“Cows with calves at foot made from €920 to €1,700 per head, with springer cows making from €800 to €1,300 per head. Dairy calves made from €25 to €95 per head, Aberdeen Angus cross and Hereford cross made from €150 to €285 with continentals making up to €310. Runners ranged in price from €350 to €800 for stronger continental lots.

  “100 bullocks presented for sale at our first spring sale (Monday 25th) with a flier of a trade for all classes on offer as farmers and agents tried to source stock for summer feeding.

  “Sales continue at Castlerea Mart today (Thursday 4th) with our usual sale of heifers, cows, calves, runners and weanlings. All sales commence at 11 am”.


Castlerea Mart sample prices



Sim 420kgs €1120, Ch 385kgs €1060, Lm 420kgs €1055, Lm 450kgs €1170, Ch 445kgs €1120, Chx 680kgs €1580, Lm 640kgs €1510, Ch 595kgs €1355, AA 660kgs €1520.

Dry cows

Lm 790kgs €1490, BBx 610kgs €1390, Lm 680kgs €1380, Lm 665kgs €1335, Lm 725kgs €1335, AA 465kgs €710.

Weanling heifers

Ch 275kgs €840, Lm 250kgs €805, Ch 355kgs €1030, BB 340kgs €990, Ch 330kgs €995.

Weanling bulls

Ch 245kgs €825, Ch 220kgs €785, Lm 260kgs €765, Ch 435kgs €1330, Ch 425kgs €1180, Ch 380kgs €1120.


Chx 480kgs €1210, AA 490kgs €1225, Lmx 515kgs €1370, AA 525kgs €1295, Lm 575kgs €1385, Ch 565kgs €1365, Ch 635kgs €1460, Ch 680kgs €1500.


Roscommon Show AGM




The AGM of Roscommon Agricultural Show was held on the 21st of March 2019. All committee members attended.

  We extend our sympathies to the family of the late Joe Murphy, former President of Roscommon Agricultural Show. He was a member of the show committee since its inception 48 years ago, acting in various capacities. As a mark of respect for Mr. Murphy, who contributed so much to the show over the years, a minute’s silence was observed by all members at the AGM.


Election of officers

Congratulations to the following members, who were elected to positions on the show’s executive committee – President: Christy Tully; Vice Presidents: Pat Naughton, Padraig Nolan, Joe Kelly, James Gleeson, Bernie Gately. Chairperson: Damien Hannon; Vice Chairperson: Noel Hanlon; Secretary: Ursula Hannon; Assistant Secretary: Claudia Gormley; Treasurer: Tracy Hanlon, Assistant Treasurer: Teresa Hanlon; PRO: Christy Tully; Assistant PRO: Kenneth Hanley; Chief Steward: Gerry Hanlon; Deputy Steward: Anthony Burke; Safety Officer: Anthony Owens; Assistant Safety Officer: Noel Hanlon.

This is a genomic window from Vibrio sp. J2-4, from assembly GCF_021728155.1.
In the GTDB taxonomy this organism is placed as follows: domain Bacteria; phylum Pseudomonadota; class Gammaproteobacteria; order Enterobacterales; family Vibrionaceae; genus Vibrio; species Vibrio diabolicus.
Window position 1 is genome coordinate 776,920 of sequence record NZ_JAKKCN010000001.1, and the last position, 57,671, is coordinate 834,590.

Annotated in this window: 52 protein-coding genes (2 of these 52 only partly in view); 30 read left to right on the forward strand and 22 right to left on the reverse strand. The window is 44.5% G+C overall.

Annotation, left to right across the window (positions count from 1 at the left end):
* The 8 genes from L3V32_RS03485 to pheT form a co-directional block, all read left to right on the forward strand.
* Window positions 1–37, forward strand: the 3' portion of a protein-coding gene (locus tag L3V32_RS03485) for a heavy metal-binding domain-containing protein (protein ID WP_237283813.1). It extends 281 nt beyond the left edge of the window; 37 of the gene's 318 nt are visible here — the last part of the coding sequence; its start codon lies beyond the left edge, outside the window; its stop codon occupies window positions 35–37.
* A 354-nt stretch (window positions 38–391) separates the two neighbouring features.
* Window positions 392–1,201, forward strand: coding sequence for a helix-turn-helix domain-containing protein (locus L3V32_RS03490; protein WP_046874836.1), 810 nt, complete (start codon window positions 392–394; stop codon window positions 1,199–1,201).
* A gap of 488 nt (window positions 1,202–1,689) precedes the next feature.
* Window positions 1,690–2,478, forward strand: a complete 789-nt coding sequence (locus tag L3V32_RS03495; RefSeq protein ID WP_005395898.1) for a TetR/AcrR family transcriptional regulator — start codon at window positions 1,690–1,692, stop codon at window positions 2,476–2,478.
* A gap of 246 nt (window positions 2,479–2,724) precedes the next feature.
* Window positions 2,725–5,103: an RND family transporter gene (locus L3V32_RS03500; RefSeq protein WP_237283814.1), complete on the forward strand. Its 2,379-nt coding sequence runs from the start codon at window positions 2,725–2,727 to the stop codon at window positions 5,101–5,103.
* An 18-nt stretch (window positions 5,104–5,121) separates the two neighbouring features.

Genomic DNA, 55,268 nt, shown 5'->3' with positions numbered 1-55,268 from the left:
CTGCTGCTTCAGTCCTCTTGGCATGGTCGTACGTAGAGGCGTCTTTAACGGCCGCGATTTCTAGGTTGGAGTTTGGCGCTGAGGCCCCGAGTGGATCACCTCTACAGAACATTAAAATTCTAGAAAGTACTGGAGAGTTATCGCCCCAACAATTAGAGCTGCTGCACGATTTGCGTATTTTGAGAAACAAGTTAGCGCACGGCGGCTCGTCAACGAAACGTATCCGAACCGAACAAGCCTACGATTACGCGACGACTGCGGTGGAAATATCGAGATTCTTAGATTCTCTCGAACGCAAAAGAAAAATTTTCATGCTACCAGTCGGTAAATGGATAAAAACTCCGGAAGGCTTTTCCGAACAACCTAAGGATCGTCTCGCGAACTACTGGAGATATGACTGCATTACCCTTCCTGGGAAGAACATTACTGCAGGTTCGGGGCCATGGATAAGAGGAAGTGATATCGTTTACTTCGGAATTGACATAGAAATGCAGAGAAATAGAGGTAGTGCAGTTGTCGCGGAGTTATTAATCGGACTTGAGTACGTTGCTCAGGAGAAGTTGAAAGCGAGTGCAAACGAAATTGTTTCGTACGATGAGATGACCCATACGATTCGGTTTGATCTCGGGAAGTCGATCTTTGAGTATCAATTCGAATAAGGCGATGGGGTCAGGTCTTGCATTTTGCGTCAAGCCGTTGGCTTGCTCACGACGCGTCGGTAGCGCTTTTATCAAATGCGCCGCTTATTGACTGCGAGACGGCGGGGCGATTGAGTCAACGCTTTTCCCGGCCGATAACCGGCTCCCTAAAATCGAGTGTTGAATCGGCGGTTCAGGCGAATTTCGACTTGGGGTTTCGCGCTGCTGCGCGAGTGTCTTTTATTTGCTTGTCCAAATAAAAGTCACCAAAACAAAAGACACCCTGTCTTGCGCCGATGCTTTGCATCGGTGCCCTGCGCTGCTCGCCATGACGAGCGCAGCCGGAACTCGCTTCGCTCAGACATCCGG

2019 Show

2018 was a very successful year for the Roscommon Show Society. Heads for all of the sections were appointed on the night of the AGM, however new members are urgently required. We would like to thank all of our sponsors for 2018 and look forward to working with them again in 2019. Our 2019 show date is Saturday, August 17th, in Hannon’s Grounds.



‘Implement Teagasc climate roadmap’




In advance of the publication of the report from the Joint Oireachtas Committee on Climate Action, IFA President Joe Healy said that the Committee should include, as a key recommendation, the full implementation of the Teagasc climate roadmap for the sector.

  He said this represents a ‘climate just’ way forward, rather than imposing taxes or restrictions on Ireland’s carbon efficient model of food production.

  Joe Healy said: “Ireland has a carbon efficient model of food production, with the European Commission confirming that dairy farmers have the lowest carbon footprint for milk and our beef farmers are amongst the five most carbon efficient in the EU”.

  “The Teagasc climate roadmap represents a clear strategy for kick starting a vibrant farm scale and community-based renewables sector and the reduction of greenhouse gas emissions in the sector. Its implementation would make a real contribution to meeting our renewables and climate targets,” he said.

  IFA Environment Chairman Thomas Cooney added: “Agriculture deserves to have a fairer representation of its climate actions. For example, our carbon sinks from Ireland’s permanent pastures, hedgerows and forestry have to be included when it comes to climate change and agriculture.